Integrating India, or losing J&K’s trust?

The anticipated problems are already cropping up. Pakistan and China are showing their hand.

Prime Minister Narendra Modi reportedly appealed to his ministers on Monday not to exult and see the constitutional changes in J&K only as correcting a “blunder” from history. He cautioned his colleagues that the “heavy lifting” would begin now as problems were expected to arise.

The PM was evidently more farsighted than his dyed-in-the-wool RSS colleagues whose triumphalism emerges from the communal belief that a Muslim-majority state can’t enjoy special status in Hindu India.

The anticipated problems are already cropping up. Pakistan and China are showing their hand. The United States, other Western powers and the UN too can be sucked into the debate. The constitutional changes brought on August 5 are being challenged in the Supreme Court. Also, there is a strong view among experts that Article 370 is a part of the “basic structure” of the Constitution and cannot be tampered with.

Besides these complex issues of a juridical or historical nature, or having a bearing on international relations, it is evident that at the popular level, much turns on the description of Article 370 being a part of Chapter XXI of the Constitution, which deals with “temporary” or transitional questions. It appears many in the Congress at the leadership level have also accepted that special provisions should go as they were envisaged to be “temporary”, and this would lead to national integration.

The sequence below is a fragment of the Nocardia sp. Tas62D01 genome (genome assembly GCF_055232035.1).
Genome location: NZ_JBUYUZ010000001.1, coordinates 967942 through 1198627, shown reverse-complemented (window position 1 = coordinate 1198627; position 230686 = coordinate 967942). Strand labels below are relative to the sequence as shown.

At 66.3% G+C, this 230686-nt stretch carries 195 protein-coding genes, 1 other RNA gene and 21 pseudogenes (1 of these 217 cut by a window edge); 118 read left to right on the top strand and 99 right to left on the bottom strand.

This is erroneous in the extreme. The integration of J&K with India in October 1947 (after Independence) happened in unique circumstances, and the need for Article 370 is best appreciated in the words of Gopalswami Ayyangar, the former diwan or PM of Maharaja Hari Singh, and minister without portfolio in the first Nehru government, in the Constituent Assembly debate on the compelling need for the provision. In particular, he was answering the doubts of Maulana Hasrat Mohani (aka “Red Maulana”).

Ayyangar had fundamentally argued that parts of the state were in the hands of “enemies”, despite the ceasefire, and it was not business as usual. “Temporary”, thus underscores that no firm date could be placed on when a historical period would end. To take another example, according to Article 334 of the Constitution, the SC/ST reservations should have ended in 1960, but has carried on being extended every 10 years. Which member of the BJP, Congress, or any other party can challenge this? Except for denial of property rights for outsiders in J&K (as is the case in many other states too), and the inability of the Centre to impose internal emergency without the consent of the J&K Assembly, all laws of Parliament can be applied to J&K if the Centre so desires. It is false and erroneous to think otherwise. By making J&K a Union territory, the Centre has gained absolutely nothing. It could already do as it pleased. What has been lost is the trust of Kashmir.

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